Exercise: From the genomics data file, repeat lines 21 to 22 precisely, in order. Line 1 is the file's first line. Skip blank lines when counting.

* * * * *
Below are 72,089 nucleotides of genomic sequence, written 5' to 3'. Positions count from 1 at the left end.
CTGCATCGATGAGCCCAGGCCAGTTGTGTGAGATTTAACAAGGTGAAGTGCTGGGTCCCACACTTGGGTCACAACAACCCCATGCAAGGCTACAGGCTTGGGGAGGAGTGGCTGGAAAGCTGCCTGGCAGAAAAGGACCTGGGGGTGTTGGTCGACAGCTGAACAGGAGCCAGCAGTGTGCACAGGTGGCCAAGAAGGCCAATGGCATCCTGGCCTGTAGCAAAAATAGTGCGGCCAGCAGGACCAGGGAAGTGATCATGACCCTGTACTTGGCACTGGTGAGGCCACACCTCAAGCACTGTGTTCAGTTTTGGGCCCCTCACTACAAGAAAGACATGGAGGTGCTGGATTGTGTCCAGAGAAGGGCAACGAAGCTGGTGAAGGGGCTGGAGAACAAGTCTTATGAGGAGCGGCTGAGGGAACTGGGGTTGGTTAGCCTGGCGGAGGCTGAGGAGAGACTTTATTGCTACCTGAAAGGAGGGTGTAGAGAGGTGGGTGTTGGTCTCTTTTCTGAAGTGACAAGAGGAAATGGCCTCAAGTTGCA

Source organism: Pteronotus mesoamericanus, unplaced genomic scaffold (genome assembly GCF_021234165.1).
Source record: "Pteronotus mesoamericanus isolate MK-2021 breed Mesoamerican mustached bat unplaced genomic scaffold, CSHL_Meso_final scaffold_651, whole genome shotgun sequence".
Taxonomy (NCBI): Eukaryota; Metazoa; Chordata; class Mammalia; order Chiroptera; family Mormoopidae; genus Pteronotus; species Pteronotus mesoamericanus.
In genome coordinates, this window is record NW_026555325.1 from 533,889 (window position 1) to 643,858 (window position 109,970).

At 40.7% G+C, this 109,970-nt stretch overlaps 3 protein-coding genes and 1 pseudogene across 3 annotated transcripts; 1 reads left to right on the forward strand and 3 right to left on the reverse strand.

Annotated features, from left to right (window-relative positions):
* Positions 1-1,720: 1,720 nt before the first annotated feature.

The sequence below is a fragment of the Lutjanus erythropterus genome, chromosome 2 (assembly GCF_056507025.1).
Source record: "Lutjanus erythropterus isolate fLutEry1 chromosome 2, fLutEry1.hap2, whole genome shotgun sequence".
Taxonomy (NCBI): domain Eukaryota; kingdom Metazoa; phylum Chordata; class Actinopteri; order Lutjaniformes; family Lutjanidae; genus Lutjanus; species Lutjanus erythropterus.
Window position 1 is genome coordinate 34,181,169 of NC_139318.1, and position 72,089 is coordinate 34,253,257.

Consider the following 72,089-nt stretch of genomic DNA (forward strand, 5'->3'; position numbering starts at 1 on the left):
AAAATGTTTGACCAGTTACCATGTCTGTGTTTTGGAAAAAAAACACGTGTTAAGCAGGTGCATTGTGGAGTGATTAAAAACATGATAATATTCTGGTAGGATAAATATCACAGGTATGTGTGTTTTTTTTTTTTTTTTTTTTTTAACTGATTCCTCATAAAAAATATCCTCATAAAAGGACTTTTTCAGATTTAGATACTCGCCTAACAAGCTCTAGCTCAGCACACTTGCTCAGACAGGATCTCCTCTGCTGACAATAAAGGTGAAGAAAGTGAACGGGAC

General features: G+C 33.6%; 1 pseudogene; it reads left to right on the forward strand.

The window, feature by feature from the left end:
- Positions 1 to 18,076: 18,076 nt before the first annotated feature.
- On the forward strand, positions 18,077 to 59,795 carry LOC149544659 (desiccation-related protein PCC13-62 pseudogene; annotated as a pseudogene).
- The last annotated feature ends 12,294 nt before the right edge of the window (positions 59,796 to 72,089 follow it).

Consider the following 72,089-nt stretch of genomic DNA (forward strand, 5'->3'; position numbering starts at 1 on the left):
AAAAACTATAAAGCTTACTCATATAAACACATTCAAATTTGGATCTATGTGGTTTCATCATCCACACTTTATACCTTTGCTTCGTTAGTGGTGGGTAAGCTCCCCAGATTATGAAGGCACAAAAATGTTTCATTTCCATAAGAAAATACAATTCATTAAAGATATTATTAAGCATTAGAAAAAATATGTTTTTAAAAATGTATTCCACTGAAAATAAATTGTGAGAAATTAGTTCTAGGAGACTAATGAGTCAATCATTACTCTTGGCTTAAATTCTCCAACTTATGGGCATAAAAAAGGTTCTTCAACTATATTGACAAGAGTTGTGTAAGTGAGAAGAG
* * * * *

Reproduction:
Consider the following 72,089-nt stretch of genomic DNA (forward strand, 5'->3'; position numbering starts at 1 on the left):
AAAAACTATAAAGCTTACTCATATAAACACATTCAAATTTGGATCTATGTGGTTTCATCATCCACACTTTATACCTTTGCTTCGTTAGTGGTGGGTAAGCTCCCCAGATTATGAAGGCACAAAAATGTTTCATTTCCATAAGAAAATACAATTCATTAAAGATATTATTAAGCATTAGAAAAAATATGTTTTTAAAAATGTATTCCACTGAAAATAAATTGTGAGAAATTAGTTCTAGGAGACTAATGAGTCAATCATTACTCTTGGCTTAAATTCTCCAACTTATGGGCATAAAAAAGGTTCTTCAACTATATTGACAAGAGTTGTGTAAGTGAGAAGAG